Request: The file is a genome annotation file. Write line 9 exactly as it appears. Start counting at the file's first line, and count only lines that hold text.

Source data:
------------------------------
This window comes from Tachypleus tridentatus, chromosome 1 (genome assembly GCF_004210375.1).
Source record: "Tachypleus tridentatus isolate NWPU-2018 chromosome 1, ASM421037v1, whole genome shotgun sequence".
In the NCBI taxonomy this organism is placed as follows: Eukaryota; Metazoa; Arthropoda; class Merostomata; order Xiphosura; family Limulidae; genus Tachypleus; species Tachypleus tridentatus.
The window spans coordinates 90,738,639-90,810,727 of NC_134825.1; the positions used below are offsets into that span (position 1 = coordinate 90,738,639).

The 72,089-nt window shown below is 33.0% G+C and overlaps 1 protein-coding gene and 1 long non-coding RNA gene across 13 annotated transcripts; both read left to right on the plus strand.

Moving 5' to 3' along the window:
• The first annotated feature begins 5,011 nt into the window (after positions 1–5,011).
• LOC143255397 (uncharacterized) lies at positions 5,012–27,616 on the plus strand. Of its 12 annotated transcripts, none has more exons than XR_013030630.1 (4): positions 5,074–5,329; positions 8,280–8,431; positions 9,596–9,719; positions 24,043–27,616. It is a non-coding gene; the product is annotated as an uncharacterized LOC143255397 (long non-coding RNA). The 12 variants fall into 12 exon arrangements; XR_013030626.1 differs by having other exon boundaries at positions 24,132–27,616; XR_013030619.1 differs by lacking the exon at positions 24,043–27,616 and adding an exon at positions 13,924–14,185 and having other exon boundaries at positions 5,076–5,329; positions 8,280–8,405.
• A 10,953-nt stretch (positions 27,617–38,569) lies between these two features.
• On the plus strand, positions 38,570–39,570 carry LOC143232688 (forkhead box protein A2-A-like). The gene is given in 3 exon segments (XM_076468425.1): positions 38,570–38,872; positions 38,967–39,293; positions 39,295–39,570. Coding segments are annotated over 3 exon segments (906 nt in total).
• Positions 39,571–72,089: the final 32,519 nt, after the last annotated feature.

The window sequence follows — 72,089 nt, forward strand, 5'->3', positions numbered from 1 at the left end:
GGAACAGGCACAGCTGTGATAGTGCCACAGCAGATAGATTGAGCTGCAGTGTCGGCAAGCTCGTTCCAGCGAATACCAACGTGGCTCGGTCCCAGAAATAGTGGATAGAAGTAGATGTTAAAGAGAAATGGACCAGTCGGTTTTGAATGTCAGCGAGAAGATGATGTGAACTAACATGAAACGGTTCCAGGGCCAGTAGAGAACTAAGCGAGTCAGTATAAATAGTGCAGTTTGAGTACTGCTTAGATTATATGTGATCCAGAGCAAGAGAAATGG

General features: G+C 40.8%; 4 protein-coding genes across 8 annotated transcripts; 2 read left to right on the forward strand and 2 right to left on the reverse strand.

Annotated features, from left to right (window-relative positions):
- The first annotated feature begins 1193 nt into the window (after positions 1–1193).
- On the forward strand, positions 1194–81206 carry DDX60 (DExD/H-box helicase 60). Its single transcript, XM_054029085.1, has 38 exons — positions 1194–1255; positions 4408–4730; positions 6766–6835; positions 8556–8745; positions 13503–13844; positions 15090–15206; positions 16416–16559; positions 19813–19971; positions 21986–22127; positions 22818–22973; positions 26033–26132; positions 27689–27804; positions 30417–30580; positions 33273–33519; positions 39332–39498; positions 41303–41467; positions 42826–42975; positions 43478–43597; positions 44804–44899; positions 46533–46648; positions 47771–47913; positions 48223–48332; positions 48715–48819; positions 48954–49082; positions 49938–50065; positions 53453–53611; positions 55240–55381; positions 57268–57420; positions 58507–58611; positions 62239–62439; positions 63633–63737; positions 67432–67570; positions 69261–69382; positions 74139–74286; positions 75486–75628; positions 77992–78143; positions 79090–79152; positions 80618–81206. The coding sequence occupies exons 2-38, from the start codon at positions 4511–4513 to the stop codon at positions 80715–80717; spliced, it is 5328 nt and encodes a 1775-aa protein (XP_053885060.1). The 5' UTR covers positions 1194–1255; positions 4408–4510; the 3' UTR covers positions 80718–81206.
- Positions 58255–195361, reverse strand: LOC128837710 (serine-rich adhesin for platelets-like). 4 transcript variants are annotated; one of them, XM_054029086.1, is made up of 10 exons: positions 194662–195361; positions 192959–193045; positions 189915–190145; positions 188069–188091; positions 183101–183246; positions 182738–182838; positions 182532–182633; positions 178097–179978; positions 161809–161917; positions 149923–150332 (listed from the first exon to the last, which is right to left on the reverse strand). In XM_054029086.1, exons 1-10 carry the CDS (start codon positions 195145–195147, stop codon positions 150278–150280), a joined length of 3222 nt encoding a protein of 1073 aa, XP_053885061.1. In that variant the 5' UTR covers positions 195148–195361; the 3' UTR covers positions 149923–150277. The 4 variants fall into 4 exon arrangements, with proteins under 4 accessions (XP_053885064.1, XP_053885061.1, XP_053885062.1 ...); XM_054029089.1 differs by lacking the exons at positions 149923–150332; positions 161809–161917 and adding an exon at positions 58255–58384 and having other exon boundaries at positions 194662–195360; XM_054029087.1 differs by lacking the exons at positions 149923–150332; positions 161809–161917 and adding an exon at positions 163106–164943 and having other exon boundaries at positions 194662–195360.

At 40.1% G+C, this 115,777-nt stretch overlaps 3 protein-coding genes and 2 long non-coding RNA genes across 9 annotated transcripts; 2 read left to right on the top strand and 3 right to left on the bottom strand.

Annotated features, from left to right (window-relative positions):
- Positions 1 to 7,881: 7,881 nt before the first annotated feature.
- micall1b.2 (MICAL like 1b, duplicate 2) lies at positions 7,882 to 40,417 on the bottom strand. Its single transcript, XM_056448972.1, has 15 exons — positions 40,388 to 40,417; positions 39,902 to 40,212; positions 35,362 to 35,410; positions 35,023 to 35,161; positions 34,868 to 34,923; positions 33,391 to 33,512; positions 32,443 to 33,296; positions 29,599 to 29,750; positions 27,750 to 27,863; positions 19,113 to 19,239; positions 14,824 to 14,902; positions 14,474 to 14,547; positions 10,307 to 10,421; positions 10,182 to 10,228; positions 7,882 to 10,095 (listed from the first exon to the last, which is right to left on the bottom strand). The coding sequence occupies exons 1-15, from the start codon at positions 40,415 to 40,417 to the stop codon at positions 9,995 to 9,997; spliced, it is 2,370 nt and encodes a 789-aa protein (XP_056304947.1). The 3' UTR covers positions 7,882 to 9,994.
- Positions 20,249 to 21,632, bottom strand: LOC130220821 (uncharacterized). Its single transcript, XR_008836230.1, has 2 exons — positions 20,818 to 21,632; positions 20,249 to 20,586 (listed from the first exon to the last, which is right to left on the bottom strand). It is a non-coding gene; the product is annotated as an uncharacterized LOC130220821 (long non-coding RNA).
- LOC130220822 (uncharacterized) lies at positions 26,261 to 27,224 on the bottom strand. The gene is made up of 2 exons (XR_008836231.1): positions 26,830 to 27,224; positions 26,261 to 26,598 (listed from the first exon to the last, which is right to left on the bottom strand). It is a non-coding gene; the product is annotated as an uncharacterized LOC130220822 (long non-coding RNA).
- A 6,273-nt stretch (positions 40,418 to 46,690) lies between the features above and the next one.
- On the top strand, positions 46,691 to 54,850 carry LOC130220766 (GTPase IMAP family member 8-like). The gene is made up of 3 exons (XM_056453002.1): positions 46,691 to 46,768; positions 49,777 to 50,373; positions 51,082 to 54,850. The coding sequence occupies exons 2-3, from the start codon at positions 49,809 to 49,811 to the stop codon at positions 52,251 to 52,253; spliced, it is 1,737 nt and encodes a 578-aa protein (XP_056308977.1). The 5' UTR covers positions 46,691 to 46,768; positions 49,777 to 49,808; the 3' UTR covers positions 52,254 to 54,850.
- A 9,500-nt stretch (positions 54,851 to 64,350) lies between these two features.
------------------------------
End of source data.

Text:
• A 10,953-nt stretch (positions 27,617–38,569) lies between these two features.